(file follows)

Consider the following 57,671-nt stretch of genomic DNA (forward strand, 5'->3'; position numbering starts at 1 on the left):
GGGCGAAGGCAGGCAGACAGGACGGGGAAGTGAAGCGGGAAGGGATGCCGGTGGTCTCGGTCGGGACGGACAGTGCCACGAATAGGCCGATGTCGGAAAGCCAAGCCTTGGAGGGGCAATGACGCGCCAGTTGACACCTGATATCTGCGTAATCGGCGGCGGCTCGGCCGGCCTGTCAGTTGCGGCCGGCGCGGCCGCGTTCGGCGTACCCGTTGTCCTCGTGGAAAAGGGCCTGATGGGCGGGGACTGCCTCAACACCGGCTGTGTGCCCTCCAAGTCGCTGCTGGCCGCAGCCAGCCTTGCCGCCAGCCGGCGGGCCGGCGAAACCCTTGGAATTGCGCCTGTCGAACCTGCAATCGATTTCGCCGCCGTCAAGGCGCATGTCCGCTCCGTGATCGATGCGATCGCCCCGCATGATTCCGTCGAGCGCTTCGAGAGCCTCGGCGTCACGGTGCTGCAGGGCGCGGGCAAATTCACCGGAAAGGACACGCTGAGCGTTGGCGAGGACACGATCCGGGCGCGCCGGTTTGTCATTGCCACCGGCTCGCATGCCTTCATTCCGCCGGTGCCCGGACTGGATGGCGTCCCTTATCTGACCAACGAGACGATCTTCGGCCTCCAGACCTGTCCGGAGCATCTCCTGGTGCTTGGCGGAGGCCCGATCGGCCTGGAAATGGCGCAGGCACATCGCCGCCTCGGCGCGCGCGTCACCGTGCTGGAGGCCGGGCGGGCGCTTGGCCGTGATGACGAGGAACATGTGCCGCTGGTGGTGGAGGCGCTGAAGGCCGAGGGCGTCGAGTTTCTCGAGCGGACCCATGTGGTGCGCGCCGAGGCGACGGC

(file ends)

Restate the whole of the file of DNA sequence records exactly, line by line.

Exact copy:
Consider the following 57,671-nt stretch of genomic DNA (forward strand, 5'->3'; position numbering starts at 1 on the left):
GGGCGAAGGCAGGCAGACAGGACGGGGAAGTGAAGCGGGAAGGGATGCCGGTGGTCTCGGTCGGGACGGACAGTGCCACGAATAGGCCGATGTCGGAAAGCCAAGCCTTGGAGGGGCAATGACGCGCCAGTTGACACCTGATATCTGCGTAATCGGCGGCGGCTCGGCCGGCCTGTCAGTTGCGGCCGGCGCGGCCGCGTTCGGCGTACCCGTTGTCCTCGTGGAAAAGGGCCTGATGGGCGGGGACTGCCTCAACACCGGCTGTGTGCCCTCCAAGTCGCTGCTGGCCGCAGCCAGCCTTGCCGCCAGCCGGCGGGCCGGCGAAACCCTTGGAATTGCGCCTGTCGAACCTGCAATCGATTTCGCCGCCGTCAAGGCGCATGTCCGCTCCGTGATCGATGCGATCGCCCCGCATGATTCCGTCGAGCGCTTCGAGAGCCTCGGCGTCACGGTGCTGCAGGGCGCGGGCAAATTCACCGGAAAGGACACGCTGAGCGTTGGCGAGGACACGATCCGGGCGCGCCGGTTTGTCATTGCCACCGGCTCGCATGCCTTCATTCCGCCGGTGCCCGGACTGGATGGCGTCCCTTATCTGACCAACGAGACGATCTTCGGCCTCCAGACCTGTCCGGAGCATCTCCTGGTGCTTGGCGGAGGCCCGATCGGCCTGGAAATGGCGCAGGCACATCGCCGCCTCGGCGCGCGCGTCACCGTGCTGGAGGCCGGGCGGGCGCTTGGCCGTGATGACGAGGAACATGTGCCGCTGGTGGTGGAGGCGCTGAAGGCCGAGGGCGTCGAGTTTCTCGAGCGGACCCATGTGGTGCGCGCCGAGGCGACGGC